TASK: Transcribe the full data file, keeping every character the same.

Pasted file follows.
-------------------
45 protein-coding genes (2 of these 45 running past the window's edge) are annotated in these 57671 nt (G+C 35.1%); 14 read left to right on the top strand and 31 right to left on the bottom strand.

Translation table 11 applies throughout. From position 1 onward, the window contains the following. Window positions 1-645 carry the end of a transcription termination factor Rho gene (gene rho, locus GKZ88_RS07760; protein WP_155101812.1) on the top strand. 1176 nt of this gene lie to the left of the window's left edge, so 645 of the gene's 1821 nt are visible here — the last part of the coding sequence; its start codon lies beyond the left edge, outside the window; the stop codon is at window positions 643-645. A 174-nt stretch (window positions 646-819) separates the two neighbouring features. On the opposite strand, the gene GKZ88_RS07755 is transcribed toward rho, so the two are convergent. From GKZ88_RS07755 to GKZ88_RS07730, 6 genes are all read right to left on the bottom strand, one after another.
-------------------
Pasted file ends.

45 protein-coding genes (2 of these 45 running past the window's edge) are annotated in these 57671 nt (G+C 35.1%); 14 read left to right on the top strand and 31 right to left on the bottom strand.

Translation table 11 applies throughout. From position 1 onward, the window contains the following. Window positions 1-645 carry the end of a transcription termination factor Rho gene (gene rho, locus GKZ88_RS07760; protein WP_155101812.1) on the top strand. 1176 nt of this gene lie to the left of the window's left edge, so 645 of the gene's 1821 nt are visible here — the last part of the coding sequence; its start codon lies beyond the left edge, outside the window; the stop codon is at window positions 643-645. A 174-nt stretch (window positions 646-819) separates the two neighbouring features. On the opposite strand, the gene GKZ88_RS07755 is transcribed toward rho, so the two are convergent. From GKZ88_RS07755 to GKZ88_RS07730, 6 genes are all read right to left on the bottom strand, one after another.